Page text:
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Hope for Haiti Now Telethon


January 22, 2010

George Clooney

George Clooney, the actor and organizer of the telethon, left, being interviewed by MTV right after the telethon

By Carter B. Horsley

The Hope for Haiti Now two-hour telethon on January 22, 2010 began as television's finest philanthropic event with many magnificent performances, very poignant mini-documentaries, and extremely elegant direction. It was marred only by the last few performances that were below par and uninspired.

Anderson Cooper

Anderson Cooper of CNN interviewing young girl who had spent the previous eight days buried in the rumble caused by the Haiti earthquake

The telethon was organized by George Clooney who brought along most of Hollywood's biggest stars such as Julia Roberts, Nicole Kidman, Clint Eastwood, Tom Hanks and Morgan Freeman to make fine pitches for donations at trying to cope with the disastrous conditions in Haiti which was struck by a 7.0 earthquake this month that devastated Port-au-Prince. Anderson Cooper of CNN broadcast live from Port-Au-Prince interviewing some individuals who had been rescued after 8 days beneath the rubble. The phones were manned by the likes of Steven Spielberg, Jack Nicholson and Stevie Wonder.

Mr. Clooney hopefully will be considered a candidate for this year's Nobel Peace Prize.

Clint Eastwood and Matt Damon

Clint Eastwood and Matt Damon making appeal on telethon

The outstanding and extremely memorable performances were by John Legend, Bruce Springsteen, Christine Aguilera, Beyoncé, and Justin Timberlake, Sting, Madonna, and Jennifer Hudson also contributed fine sets.

Tom Hanks

Tom Hanks making appeal on telethon

Preliminary figures indicated that the telethon raised $58 million.


Madonna performing on telethon

The review in The New York Times of the telethon January 23, 2009 by Alessandra Stanley missed the point entirely, describing the event as "a study in carefully muted star power" and adding that "more than 100 of the most famous actors and music stars in the world went on stage pretending to be nobody." "At times," she continued, "the telethon was perhaps a little too self-consciously low-key and somber. At the end of the night, even the Haitian-born singer Wyclef Jean broke off his own mournful ode to his homeland and said, 'Enough of this moping man, let's rebuild Haiti,' and he and his band began rocking out." Wyclef Jean, unfortunately, tied with Jay-Z for being the least talented and most self-centered of the entertainers, and both, sadly, came at the end, marring an otherwise extremely moving television event that was historic for not bothering with an audience and for not pandering to the lowest common denominator of pedestrian quality.

Steven Spielberg

Steven Spielberg answering phones on telethon


Sting performing on telethon

Sting sang "Driven To Tears" from the 1980 Police album "Zenyatta Mondatta."

Stevie Wonder

Stevie Wonder answering phones on telethon

Stevie Wonder sang "A Time to Love"/"Bridge Over Troubled Water." "A Time to Love" was the title track to a 2005 album by Stevie Wonder. "Bridge Over Troubled Water" is the title track to the 1970 album by Simon & Garfunkel.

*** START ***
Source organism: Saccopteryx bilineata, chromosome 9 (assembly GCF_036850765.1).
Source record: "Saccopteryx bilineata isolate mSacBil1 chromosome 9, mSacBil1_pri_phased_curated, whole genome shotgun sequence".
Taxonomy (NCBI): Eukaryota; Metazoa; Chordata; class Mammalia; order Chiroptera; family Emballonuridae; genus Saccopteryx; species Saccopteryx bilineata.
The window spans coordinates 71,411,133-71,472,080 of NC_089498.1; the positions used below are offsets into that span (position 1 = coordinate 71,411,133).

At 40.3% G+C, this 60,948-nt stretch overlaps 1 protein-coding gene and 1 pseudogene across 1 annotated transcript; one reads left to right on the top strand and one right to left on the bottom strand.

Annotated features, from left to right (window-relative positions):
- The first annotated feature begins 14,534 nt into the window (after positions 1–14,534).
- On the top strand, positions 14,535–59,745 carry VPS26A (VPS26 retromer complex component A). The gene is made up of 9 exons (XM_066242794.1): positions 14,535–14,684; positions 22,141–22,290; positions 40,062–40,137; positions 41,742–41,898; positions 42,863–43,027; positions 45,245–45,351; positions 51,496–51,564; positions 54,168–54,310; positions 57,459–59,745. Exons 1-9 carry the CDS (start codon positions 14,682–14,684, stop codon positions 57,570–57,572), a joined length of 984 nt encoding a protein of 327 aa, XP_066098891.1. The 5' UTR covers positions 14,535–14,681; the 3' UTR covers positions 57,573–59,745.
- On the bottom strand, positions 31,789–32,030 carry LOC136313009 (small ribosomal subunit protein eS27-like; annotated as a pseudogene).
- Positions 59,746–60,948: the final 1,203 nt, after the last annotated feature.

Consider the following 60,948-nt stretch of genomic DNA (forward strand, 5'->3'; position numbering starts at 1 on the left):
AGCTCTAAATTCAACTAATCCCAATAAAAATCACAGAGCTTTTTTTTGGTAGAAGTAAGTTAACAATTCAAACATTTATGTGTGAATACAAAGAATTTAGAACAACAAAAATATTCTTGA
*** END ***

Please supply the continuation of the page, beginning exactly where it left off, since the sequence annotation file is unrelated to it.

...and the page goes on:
The best other performances were: Bruce Springsteen sang "We Shall Overcome," whose lyrics were derived from a hymn written by the Rev. Charles Albert Tindley. John Legend sang "Motherless Child." Christina Aguilera sang "Lift Me Up," written by her collaborator, Linda Perry, who accompanied her on piano. Beyoncé sang "Halo," from her 2009 album and was accompanied on piano by Chris Martin of Coldplay and she changed its lyrics to include "Haiti, we can see your halo, I pray you won't fade away." Justin Timberlake sang Leonard Cohen's 1980 song, "Hallelujah," and was accompanied by Matt Morris on guitar and vocals. Jennifer Hudson sang Paul McCartney's 1969 song, "Let It Be."

Other good performances were by Mary J Blige, Shakira, Taylor Swift and Sheryl Crow with Kid Rock and Keith Urban.

Several performances were bad and ill-conceived: Jay-Z with U2's Bono and The Edge (featuring Rihanna) sang "Stranded (Haiti Mon Amour)." Dave Matthews and Neil Young sang Hank Williams's song "Alone & Forsaken." Wyclef Jean sang "Rivers of Babylon," which had been written by Brent Dowe and Trevor McNaughton of the Melodians in 1972 and was part of the soundtrack of the movie, The Harder They Fall" and "Yéle."

The preliminary figure is a record for donations made by the public through a disaster relief telethon, according to a news release from telethon organizers.Additionally, the "Hope for Haiti Now" album, a compilation of the night's musical performances made available on Apple's iTunes. People will be able to make donations to "Hope for Haiti" via phone, Web, text messaging and regular mail for the next six months, according to the news release. Proceeds will be split between Oxfam America, Partners in Health, the Red Cross, Unicef and the Yéle Haiti Foundatin and the Clinton Bush Haiti Fund.

The telethon was carried live on many channels and even with the very few disappointing performances it was one of the most dignified and inspiring events in television history.

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